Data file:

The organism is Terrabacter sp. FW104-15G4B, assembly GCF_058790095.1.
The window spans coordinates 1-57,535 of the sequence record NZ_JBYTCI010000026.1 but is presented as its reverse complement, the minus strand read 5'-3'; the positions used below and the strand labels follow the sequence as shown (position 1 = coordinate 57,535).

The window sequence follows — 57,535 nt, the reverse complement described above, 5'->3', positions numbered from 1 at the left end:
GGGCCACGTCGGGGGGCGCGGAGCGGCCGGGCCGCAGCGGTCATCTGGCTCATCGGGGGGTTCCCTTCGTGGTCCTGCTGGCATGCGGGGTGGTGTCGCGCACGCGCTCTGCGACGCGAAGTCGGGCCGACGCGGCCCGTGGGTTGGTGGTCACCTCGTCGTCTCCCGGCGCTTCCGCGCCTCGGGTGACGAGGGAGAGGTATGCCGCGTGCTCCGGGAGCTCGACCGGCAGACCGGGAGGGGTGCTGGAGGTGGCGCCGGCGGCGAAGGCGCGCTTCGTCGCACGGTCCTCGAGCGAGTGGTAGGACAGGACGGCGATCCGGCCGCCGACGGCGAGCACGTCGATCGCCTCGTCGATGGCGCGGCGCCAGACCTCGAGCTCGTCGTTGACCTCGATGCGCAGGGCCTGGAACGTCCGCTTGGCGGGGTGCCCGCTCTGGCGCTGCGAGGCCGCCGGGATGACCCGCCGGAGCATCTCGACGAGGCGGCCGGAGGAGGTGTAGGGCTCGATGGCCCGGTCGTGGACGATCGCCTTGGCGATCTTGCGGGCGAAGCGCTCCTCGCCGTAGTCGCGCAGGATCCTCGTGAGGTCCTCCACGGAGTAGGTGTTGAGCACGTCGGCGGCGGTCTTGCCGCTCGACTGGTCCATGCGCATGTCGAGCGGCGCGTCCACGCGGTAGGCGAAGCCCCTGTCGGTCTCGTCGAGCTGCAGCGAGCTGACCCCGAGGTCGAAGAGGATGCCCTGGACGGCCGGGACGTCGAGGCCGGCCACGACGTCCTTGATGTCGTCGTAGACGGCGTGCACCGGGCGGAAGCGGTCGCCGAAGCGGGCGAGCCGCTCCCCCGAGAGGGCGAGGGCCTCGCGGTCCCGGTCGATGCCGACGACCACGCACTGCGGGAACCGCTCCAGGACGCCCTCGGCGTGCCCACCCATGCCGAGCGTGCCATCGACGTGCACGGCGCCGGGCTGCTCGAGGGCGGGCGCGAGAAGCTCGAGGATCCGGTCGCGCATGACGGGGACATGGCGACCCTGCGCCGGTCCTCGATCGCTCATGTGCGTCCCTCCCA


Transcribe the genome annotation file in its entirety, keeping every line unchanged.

The organism is Terrabacter sp. FW104-15G4B, assembly GCF_058790095.1.
The window spans coordinates 1-57,535 of the sequence record NZ_JBYTCI010000026.1 but is presented as its reverse complement, the minus strand read 5'-3'; the positions used below and the strand labels follow the sequence as shown (position 1 = coordinate 57,535).

The window sequence follows — 57,535 nt, the reverse complement described above, 5'->3', positions numbered from 1 at the left end:
GGGCCACGTCGGGGGGCGCGGAGCGGCCGGGCCGCAGCGGTCATCTGGCTCATCGGGGGGTTCCCTTCGTGGTCCTGCTGGCATGCGGGGTGGTGTCGCGCACGCGCTCTGCGACGCGAAGTCGGGCCGACGCGGCCCGTGGGTTGGTGGTCACCTCGTCGTCTCCCGGCGCTTCCGCGCCTCGGGTGACGAGGGAGAGGTATGCCGCGTGCTCCGGGAGCTCGACCGGCAGACCGGGAGGGGTGCTGGAGGTGGCGCCGGCGGCGAAGGCGCGCTTCGTCGCACGGTCCTCGAGCGAGTGGTAGGACAGGACGGCGATCCGGCCGCCGACGGCGAGCACGTCGATCGCCTCGTCGATGGCGCGGCGCCAGACCTCGAGCTCGTCGTTGACCTCGATGCGCAGGGCCTGGAACGTCCGCTTGGCGGGGTGCCCGCTCTGGCGCTGCGAGGCCGCCGGGATGACCCGCCGGAGCATCTCGACGAGGCGGCCGGAGGAGGTGTAGGGCTCGATGGCCCGGTCGTGGACGATCGCCTTGGCGATCTTGCGGGCGAAGCGCTCCTCGCCGTAGTCGCGCAGGATCCTCGTGAGGTCCTCCACGGAGTAGGTGTTGAGCACGTCGGCGGCGGTCTTGCCGCTCGACTGGTCCATGCGCATGTCGAGCGGCGCGTCCACGCGGTAGGCGAAGCCCCTGTCGGTCTCGTCGAGCTGCAGCGAGCTGACCCCGAGGTCGAAGAGGATGCCCTGGACGGCCGGGACGTCGAGGCCGGCCACGACGTCCTTGATGTCGTCGTAGACGGCGTGCACCGGGCGGAAGCGGTCGCCGAAGCGGGCGAGCCGCTCCCCCGAGAGGGCGAGGGCCTCGCGGTCCCGGTCGATGCCGACGACCACGCACTGCGGGAACCGCTCCAGGACGCCCTCGGCGTGCCCACCCATGCCGAGCGTGCCATCGACGTGCACGGCGCCGGGCTGCTCGAGGGCGGGCGCGAGAAGCTCGAGGATCCGGTCGCGCATGACGGGGACATGGCGACCCTGCGCCGGTCCTCGATCGCTCATGTGCGTCCCTCCCA